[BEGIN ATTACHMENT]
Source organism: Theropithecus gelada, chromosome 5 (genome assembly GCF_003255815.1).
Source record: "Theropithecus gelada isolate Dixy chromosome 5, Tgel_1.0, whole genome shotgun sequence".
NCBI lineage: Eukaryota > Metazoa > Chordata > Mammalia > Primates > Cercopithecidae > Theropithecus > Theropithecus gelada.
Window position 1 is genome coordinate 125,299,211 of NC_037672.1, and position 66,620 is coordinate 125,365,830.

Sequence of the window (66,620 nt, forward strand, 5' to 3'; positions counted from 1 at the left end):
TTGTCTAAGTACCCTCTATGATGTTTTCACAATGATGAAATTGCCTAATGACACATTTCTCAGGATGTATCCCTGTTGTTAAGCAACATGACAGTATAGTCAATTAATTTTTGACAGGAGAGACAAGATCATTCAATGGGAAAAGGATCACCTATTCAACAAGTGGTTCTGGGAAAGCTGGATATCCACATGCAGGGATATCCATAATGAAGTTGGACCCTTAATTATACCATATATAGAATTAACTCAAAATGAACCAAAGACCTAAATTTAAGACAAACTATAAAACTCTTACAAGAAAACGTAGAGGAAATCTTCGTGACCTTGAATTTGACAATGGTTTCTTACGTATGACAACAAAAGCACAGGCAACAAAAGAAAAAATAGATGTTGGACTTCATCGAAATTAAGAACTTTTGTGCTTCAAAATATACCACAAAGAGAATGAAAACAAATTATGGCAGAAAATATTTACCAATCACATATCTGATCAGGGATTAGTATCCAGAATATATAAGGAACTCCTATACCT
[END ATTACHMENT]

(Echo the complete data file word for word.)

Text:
Source organism: Theropithecus gelada, chromosome 5 (genome assembly GCF_003255815.1).
Source record: "Theropithecus gelada isolate Dixy chromosome 5, Tgel_1.0, whole genome shotgun sequence".
NCBI lineage: Eukaryota > Metazoa > Chordata > Mammalia > Primates > Cercopithecidae > Theropithecus > Theropithecus gelada.
Window position 1 is genome coordinate 125,299,211 of NC_037672.1, and position 66,620 is coordinate 125,365,830.

Sequence of the window (66,620 nt, forward strand, 5' to 3'; positions counted from 1 at the left end):
TTGTCTAAGTACCCTCTATGATGTTTTCACAATGATGAAATTGCCTAATGACACATTTCTCAGGATGTATCCCTGTTGTTAAGCAACATGACAGTATAGTCAATTAATTTTTGACAGGAGAGACAAGATCATTCAATGGGAAAAGGATCACCTATTCAACAAGTGGTTCTGGGAAAGCTGGATATCCACATGCAGGGATATCCATAATGAAGTTGGACCCTTAATTATACCATATATAGAATTAACTCAAAATGAACCAAAGACCTAAATTTAAGACAAACTATAAAACTCTTACAAGAAAACGTAGAGGAAATCTTCGTGACCTTGAATTTGACAATGGTTTCTTACGTATGACAACAAAAGCACAGGCAACAAAAGAAAAAATAGATGTTGGACTTCATCGAAATTAAGAACTTTTGTGCTTCAAAATATACCACAAAGAGAATGAAAACAAATTATGGCAGAAAATATTTACCAATCACATATCTGATCAGGGATTAGTATCCAGAATATATAAGGAACTCCTATACCT